Adams pulls back on Portland’s re-design of I-5 bridge
Monday, February 1, 2010
Portland Mayor Sam Adams has directed his city’s staff to suspend an “independent analysis” of the Columbia River Crossing project.
Portland city officials last week had requested reams of engineering documents from the bi-state crossing office. In a front-page story on Wednesday, The Columbian reported that Portland intended to design a bridge as small as six lanes — potentially no bigger than the existing twin spans.
The revelation stung Clark County Commissioner Steve Stuart, who said he contacted Adams immediately.
“I had a colorful conversation,” Stuart said this afternoon.
On Jan. 19, Stuart and newly elected Vancouver Mayor Tim Leavitt had joined with Adams to co-author a letter calling the current plan for a 10- to 12-lane bridge “unacceptable.” That letter, also signed by Metro council President David Bragdon, called for more local input on the $4 billion project.
However, at that point, Portland city planners were already moving forward with their own ideas.
The Columbian cited one e-mail between Portland city planners laying out several discussion points for the last of four meetings between Adams, Leavitt, Stuart and Bragdon. The e-mail indicated Portland’s interest in dramatically scaling back the number of traffic lanes in the previously adopted “locally approved alternative” — or LPA — from 12 to 6.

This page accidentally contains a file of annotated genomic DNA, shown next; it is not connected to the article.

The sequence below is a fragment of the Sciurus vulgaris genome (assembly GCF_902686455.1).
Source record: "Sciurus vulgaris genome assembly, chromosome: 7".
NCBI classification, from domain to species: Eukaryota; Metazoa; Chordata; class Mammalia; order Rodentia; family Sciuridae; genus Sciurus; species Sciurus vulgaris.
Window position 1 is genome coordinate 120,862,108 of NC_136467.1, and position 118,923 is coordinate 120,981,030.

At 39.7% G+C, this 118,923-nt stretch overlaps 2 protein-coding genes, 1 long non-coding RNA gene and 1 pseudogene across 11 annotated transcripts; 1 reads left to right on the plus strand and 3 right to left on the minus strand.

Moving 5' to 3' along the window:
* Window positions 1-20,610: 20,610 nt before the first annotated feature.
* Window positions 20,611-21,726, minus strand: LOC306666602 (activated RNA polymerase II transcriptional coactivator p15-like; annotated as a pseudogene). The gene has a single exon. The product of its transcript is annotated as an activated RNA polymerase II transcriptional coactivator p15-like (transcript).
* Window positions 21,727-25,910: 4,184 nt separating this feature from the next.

In June and July of 2008, the LPA received the conditional support of city councils, transit agencies and metropolitan planning organizations on both sides of the river.
But, with construction looming in 2012, support has waned in recent months.
“Frustrated with the lack of ‘out of the box’ thinking about options and assumptions, last month I directed Portland to undertake our own analysis of CRC options,” Adams wrote in a blog post on Thursday. “I asked for data and was surprised by the alarmed staff response our request has received.”
Engineers with the crossing office insist that a six- to eight-lane bridge would be too small to meet the project’s original purpose of alleviating traffic congestion.
“Despite the LPA vote, it seems as if there’s a divergence here between a very big bridge and a very small bridge,” said Don Wagner, co-director of the crossing office in Vancouver. “That’s a political discussion, and all the engineering in the world won’t solve a political debate.”
The project would replace the existing twin three-lane drawbridges, improve five miles of freeway and extend light rail through downtown Vancouver.
Leavitt campaigned on a promise to fight bridge tolls, while Bragdon and Adams have raised new concerns about the project damaging existing neighborhoods and shifting congestion into central Portland.
Adams now says he has directed city staff to suspend Portland’s independent analysis of the project and instead participate in the shared work described in the letter he co-authored with Leavitt, Stuart and Bragdon.
“I look forward to sharing the insights and solutions we discover with the CRC project staff and with the public,” Adams wrote. “I believe that more knowledge is a good thing. We need it to actually move us toward a project that can be built.”